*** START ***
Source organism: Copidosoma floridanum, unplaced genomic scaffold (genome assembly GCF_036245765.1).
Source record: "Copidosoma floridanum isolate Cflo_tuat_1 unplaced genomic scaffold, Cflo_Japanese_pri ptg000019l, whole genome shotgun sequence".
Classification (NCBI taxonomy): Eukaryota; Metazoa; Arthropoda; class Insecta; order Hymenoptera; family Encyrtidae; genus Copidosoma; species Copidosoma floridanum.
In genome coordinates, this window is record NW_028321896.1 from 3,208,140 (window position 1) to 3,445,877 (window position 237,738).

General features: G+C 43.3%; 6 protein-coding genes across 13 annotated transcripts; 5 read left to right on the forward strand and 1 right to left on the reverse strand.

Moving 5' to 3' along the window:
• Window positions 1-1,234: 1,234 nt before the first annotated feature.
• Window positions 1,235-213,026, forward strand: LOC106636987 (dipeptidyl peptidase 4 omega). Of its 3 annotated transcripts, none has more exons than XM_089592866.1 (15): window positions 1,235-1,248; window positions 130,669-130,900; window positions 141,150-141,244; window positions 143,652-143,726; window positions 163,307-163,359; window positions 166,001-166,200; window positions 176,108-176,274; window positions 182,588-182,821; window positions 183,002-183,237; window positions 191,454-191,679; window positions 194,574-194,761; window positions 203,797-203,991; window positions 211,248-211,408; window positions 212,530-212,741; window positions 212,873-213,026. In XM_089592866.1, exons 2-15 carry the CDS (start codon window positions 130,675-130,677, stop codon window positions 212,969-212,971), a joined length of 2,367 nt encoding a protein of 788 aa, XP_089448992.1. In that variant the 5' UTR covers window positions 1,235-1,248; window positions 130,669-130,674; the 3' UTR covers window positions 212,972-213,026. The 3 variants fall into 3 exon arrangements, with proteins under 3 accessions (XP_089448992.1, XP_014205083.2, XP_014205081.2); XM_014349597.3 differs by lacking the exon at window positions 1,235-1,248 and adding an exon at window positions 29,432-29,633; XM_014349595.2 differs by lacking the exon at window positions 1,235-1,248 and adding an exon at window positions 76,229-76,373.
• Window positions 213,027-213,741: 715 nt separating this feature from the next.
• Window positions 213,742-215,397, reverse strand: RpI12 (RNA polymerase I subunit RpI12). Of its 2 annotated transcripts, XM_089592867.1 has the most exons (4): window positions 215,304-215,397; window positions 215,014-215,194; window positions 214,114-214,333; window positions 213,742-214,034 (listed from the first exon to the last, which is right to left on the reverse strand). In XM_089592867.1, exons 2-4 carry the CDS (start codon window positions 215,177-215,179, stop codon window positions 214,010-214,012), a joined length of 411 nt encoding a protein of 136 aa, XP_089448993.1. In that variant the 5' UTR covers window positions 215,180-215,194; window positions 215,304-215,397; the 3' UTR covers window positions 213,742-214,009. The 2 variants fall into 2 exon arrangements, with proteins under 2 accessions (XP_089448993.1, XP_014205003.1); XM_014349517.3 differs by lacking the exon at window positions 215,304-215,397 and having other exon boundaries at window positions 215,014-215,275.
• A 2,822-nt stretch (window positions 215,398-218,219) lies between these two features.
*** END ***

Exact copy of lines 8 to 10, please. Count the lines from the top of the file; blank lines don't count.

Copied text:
• Window positions 1,235-213,026, forward strand: LOC106636987 (dipeptidyl peptidase 4 omega). Of its 3 annotated transcripts, none has more exons than XM_089592866.1 (15): window positions 1,235-1,248; window positions 130,669-130,900; window positions 141,150-141,244; window positions 143,652-143,726; window positions 163,307-163,359; window positions 166,001-166,200; window positions 176,108-176,274; window positions 182,588-182,821; window positions 183,002-183,237; window positions 191,454-191,679; window positions 194,574-194,761; window positions 203,797-203,991; window positions 211,248-211,408; window positions 212,530-212,741; window positions 212,873-213,026. In XM_089592866.1, exons 2-15 carry the CDS (start codon window positions 130,675-130,677, stop codon window positions 212,969-212,971), a joined length of 2,367 nt encoding a protein of 788 aa, XP_089448992.1. In that variant the 5' UTR covers window positions 1,235-1,248; window positions 130,669-130,674; the 3' UTR covers window positions 212,972-213,026. The 3 variants fall into 3 exon arrangements, with proteins under 3 accessions (XP_089448992.1, XP_014205083.2, XP_014205081.2); XM_014349597.3 differs by lacking the exon at window positions 1,235-1,248 and adding an exon at window positions 29,432-29,633; XM_014349595.2 differs by lacking the exon at window positions 1,235-1,248 and adding an exon at window positions 76,229-76,373.
• Window positions 213,027-213,741: 715 nt separating this feature from the next.
• Window positions 213,742-215,397, reverse strand: RpI12 (RNA polymerase I subunit RpI12). Of its 2 annotated transcripts, XM_089592867.1 has the most exons (4): window positions 215,304-215,397; window positions 215,014-215,194; window positions 214,114-214,333; window positions 213,742-214,034 (listed from the first exon to the last, which is right to left on the reverse strand). In XM_089592867.1, exons 2-4 carry the CDS (start codon window positions 215,177-215,179, stop codon window positions 214,010-214,012), a joined length of 411 nt encoding a protein of 136 aa, XP_089448993.1. In that variant the 5' UTR covers window positions 215,180-215,194; window positions 215,304-215,397; the 3' UTR covers window positions 213,742-214,009. The 2 variants fall into 2 exon arrangements, with proteins under 2 accessions (XP_089448993.1, XP_014205003.1); XM_014349517.3 differs by lacking the exon at window positions 215,304-215,397 and having other exon boundaries at window positions 215,014-215,275.